You can select one of several options for each hot corner—anything from revealing your desktop to activating Mission Control.

Luckily, there’s an easy way to start your screensaver, switch desktops, view your Mac apps in Launchpad and more with a simple flick of the mouse. All you have to do is enable the Mac’s “hot corners” feature, which triggers specific actions whenever you move the mouse into a corner of the screen.

To get started, open the Apple menu, select System Preferences, click Desktop & Screen Saver, click the Screen Saver tab, then click the Hot Corners button in the bottom-right corner.

Once you do, a pop-up will appear showing all the “hot corner” options for each corner of the screen. Click one of the four pull-down menus and pick an option—anything from Start Screen Saver to Mission Control (to see all your virtual desktops), Desktop, or Put Display to Sleep. To keep a corner from going “hot,” just pick the “-” option.

Choose an easier way to right-click

There’s more than one way to right-click on a Mac’s trackpad. There’s the tried-and-true way—press and hold CONTROL, then click—but you can also tap the trackpad with two fingers, tap the bottom-right corner of the trackpad, or tap the bottom-left corner.

Mac trackpad right-click settings

You can visit your Mac’s trackpad settings to unlock a couple of additional right-click options.

To pick your favorite way to right-click, open the Apple menu in the top-left corner of the screen, select System Preferences, click the Trackpad button, then make sure the Point & Click tab is selected. Now, under the “Secondary click” setting, take your pick.

Related: 4 ways to right-click on a Mac trackpad

Get your missing scroll bars back

Wondering what happened to the scroll bars on your Mac windows? They disappeared a few years back, and sadly they appear to be gone for good … well, unless you change this MacOS setting.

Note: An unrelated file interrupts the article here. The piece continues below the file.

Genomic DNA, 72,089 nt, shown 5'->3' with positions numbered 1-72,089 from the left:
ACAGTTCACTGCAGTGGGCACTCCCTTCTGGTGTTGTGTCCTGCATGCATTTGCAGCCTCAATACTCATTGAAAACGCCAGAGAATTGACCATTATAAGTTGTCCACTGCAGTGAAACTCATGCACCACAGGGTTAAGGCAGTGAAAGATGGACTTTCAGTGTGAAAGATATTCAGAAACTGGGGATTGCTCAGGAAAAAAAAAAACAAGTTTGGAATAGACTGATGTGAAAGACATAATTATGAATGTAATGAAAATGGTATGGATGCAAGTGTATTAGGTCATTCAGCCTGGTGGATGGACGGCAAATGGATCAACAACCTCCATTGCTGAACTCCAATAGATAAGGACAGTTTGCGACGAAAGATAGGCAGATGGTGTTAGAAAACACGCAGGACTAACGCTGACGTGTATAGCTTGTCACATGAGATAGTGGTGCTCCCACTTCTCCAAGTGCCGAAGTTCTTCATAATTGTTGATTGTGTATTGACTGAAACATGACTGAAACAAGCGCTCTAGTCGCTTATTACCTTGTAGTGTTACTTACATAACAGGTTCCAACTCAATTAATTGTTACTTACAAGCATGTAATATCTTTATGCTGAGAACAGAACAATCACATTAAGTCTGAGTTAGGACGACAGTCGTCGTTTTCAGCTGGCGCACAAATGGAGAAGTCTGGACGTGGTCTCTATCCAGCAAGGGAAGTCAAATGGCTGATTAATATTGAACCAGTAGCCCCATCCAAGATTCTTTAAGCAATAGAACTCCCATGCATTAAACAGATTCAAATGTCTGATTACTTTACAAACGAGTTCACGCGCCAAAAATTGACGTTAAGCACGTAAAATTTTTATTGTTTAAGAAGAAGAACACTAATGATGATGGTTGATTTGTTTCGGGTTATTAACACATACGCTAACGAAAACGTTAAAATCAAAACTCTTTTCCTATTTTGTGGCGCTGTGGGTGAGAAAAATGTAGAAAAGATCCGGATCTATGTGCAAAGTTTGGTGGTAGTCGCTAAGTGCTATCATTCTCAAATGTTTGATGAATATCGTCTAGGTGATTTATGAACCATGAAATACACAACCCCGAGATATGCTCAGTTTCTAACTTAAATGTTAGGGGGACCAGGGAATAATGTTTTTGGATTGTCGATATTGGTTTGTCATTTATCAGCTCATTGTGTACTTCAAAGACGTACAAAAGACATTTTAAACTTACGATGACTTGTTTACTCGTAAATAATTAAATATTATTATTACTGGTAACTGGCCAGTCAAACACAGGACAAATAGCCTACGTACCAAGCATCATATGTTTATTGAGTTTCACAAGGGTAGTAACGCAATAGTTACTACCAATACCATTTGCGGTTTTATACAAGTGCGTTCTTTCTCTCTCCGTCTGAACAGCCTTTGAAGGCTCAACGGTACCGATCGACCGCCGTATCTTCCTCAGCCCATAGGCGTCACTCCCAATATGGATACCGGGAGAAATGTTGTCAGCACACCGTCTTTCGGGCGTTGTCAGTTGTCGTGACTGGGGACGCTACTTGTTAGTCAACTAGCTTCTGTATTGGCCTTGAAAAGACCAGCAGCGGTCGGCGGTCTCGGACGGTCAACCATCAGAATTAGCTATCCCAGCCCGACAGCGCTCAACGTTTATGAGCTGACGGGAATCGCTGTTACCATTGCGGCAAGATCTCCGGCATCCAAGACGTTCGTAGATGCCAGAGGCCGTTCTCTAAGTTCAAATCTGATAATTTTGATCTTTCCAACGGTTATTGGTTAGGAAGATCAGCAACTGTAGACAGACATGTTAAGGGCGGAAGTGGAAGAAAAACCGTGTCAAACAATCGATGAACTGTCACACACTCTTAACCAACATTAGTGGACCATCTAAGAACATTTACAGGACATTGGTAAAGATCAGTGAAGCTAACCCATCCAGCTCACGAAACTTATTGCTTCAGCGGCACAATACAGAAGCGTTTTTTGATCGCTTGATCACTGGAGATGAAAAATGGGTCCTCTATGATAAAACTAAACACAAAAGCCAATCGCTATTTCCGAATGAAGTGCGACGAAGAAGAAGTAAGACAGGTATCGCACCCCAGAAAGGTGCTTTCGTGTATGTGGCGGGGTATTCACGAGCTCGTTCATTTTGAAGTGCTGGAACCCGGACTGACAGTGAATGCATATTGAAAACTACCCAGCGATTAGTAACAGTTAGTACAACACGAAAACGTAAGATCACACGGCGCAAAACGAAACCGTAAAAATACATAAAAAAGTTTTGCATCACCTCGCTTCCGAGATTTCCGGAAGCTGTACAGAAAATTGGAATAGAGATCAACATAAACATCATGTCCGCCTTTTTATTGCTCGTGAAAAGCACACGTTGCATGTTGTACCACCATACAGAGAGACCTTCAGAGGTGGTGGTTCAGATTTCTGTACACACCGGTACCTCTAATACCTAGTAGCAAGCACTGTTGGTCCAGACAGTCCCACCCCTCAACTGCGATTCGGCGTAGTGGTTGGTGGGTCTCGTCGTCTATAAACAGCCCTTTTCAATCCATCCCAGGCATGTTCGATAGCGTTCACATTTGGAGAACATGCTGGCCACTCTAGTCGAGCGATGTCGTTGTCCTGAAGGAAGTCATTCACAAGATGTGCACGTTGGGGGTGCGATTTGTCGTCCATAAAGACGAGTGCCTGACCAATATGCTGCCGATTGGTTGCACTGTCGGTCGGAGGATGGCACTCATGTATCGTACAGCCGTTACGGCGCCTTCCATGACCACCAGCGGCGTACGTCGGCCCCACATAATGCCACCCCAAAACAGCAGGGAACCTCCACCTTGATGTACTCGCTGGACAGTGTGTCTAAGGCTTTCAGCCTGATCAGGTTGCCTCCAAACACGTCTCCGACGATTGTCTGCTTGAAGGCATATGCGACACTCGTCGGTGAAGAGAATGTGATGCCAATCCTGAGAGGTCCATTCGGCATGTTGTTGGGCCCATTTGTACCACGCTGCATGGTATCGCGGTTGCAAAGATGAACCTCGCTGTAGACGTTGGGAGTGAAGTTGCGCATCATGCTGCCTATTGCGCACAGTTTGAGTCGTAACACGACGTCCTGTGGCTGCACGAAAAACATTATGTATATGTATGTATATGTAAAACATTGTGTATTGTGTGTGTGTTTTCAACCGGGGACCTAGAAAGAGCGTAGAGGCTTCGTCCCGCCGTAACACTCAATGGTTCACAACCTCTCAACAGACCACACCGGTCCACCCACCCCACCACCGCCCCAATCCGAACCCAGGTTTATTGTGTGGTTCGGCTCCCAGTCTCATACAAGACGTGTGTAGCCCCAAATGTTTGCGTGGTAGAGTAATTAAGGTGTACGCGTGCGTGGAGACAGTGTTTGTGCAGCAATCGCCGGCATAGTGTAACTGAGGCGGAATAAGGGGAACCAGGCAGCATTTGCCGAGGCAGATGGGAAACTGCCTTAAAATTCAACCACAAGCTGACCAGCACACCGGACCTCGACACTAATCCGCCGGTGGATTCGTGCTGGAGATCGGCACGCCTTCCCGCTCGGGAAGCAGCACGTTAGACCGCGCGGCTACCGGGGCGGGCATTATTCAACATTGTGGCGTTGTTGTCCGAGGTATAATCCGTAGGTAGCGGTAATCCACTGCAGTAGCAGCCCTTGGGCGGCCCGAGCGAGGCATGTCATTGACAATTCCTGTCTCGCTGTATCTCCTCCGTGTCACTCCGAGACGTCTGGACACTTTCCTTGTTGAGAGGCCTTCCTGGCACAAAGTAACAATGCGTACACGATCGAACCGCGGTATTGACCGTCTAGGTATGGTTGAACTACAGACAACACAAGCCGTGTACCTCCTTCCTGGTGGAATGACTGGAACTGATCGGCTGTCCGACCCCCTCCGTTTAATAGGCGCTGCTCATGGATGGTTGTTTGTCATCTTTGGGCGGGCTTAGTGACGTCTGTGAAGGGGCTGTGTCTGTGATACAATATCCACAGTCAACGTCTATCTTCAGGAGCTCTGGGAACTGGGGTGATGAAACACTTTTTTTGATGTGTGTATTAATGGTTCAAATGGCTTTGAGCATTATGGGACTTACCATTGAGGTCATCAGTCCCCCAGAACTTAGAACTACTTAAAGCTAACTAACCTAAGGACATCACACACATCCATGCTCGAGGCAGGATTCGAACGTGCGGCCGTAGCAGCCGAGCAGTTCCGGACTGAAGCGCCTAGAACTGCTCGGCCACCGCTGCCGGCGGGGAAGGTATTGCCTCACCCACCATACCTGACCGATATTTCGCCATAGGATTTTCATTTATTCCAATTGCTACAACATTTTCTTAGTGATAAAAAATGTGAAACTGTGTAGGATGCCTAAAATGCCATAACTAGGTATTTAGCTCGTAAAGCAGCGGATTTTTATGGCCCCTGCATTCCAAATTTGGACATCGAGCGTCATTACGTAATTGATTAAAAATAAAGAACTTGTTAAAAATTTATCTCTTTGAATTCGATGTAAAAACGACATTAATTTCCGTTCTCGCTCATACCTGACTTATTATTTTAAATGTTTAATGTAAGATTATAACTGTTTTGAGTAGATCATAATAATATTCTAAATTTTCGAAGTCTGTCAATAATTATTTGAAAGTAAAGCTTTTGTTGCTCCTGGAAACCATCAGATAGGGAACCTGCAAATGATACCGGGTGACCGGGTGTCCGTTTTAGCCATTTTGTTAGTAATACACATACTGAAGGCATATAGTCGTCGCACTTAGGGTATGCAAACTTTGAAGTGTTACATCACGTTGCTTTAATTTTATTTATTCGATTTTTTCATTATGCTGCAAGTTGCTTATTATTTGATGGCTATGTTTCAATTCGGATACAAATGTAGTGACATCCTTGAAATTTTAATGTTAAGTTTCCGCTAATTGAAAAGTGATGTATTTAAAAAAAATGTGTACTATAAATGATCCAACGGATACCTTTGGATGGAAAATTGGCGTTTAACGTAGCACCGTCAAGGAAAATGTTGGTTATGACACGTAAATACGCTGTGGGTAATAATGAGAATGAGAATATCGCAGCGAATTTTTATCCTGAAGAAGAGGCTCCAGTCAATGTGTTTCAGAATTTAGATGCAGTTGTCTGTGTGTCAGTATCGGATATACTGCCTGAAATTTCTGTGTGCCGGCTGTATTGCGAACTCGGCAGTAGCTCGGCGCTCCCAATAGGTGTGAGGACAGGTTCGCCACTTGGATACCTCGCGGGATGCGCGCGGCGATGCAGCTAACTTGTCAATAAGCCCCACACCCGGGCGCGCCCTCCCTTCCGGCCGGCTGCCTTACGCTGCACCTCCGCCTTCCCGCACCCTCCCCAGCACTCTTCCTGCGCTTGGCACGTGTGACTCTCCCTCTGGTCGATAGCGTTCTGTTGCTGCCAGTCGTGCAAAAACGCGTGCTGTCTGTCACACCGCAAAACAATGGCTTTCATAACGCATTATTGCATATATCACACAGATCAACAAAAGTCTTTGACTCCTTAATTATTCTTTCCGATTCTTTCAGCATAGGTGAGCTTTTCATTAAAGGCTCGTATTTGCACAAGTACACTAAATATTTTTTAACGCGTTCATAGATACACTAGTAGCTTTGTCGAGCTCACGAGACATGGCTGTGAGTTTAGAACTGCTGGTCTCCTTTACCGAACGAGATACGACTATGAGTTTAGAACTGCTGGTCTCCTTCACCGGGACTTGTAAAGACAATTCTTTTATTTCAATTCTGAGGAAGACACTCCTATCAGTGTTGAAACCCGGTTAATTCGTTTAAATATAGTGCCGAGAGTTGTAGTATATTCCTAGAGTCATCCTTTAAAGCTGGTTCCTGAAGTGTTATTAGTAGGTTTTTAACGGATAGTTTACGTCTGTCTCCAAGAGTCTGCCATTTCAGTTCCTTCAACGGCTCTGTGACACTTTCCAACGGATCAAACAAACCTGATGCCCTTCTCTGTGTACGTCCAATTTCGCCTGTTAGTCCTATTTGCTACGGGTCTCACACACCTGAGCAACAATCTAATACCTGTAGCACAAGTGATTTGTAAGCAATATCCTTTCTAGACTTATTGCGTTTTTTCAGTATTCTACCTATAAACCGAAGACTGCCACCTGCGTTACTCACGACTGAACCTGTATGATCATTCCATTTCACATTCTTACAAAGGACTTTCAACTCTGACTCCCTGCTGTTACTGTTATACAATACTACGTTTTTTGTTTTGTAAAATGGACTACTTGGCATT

Mac scroll bar preferences

Nope, you can’t get the Mac’s jumbo-sized scroll bars back, but at least you can keep the new, skinny-mini scroll bars visible at all times.

Click the Apple menu in the top-left corner of the screen, select System Preferences, click General, then select Always under the “Show scroll bars” section.

Yes, your restored scroll bars will still look anemic compared to their previous design, but hey—it’s better than nothing.

Quit a frozen program

If you’re staring at a spinning beach ball because one of your Mac apps has locked up, there’s an easy way to get back on track without restarting your entire system.

Mac force quit window

You can force a frozen Mac program to quit in just a few clicks.

Click the Apple menu in the top-left corner of the screen, select Force Quit, click on the program that’s misbehaving (it’ll probably be flagged as “Not Responding”), then click the Force Quit button.

The frozen program should promptly quit; after that, you can give it another try or pick a new app to launch.

Related: How to force a frozen Windows or Mac program to quit

Sign a PDF with your fingertip

Need to sign a PDF? No need to print it out, sign it and scan it. Instead, you can use your Mac’s trackpad to trace your signature with your fingertip, perfect for signing a PDF without having to put pen to paper.

Mac Preview app signatures

Just click on a saved signature to paste it into a PDF.

Launch the Preview app (look in the Applications folder, or search for it with Spotlight), click the Tools menu, select Annotate, Signature, click Manage Signatures, then Create Signature.

A new window will appear with two tabs at the top: Trackpad (for tracing your signature with your Mac’s trackpad) and Camera (for snapping a photo of your signature). Go ahead and select the Trackpad tab (here’s how to use the camera instead), then click the “Click Here to Begin” button. Just trace your signature on the trackpad, press any key when you’re done. If you’re satisfied with the result, click the Done button.

To use your saved signature, open a PDF in Preview, open the Tools menu, select Annotate, Signatures, pick a saved signature from the menu, then drag it wherever you’d like. You can also use the little blue handles to resize the signature if needed.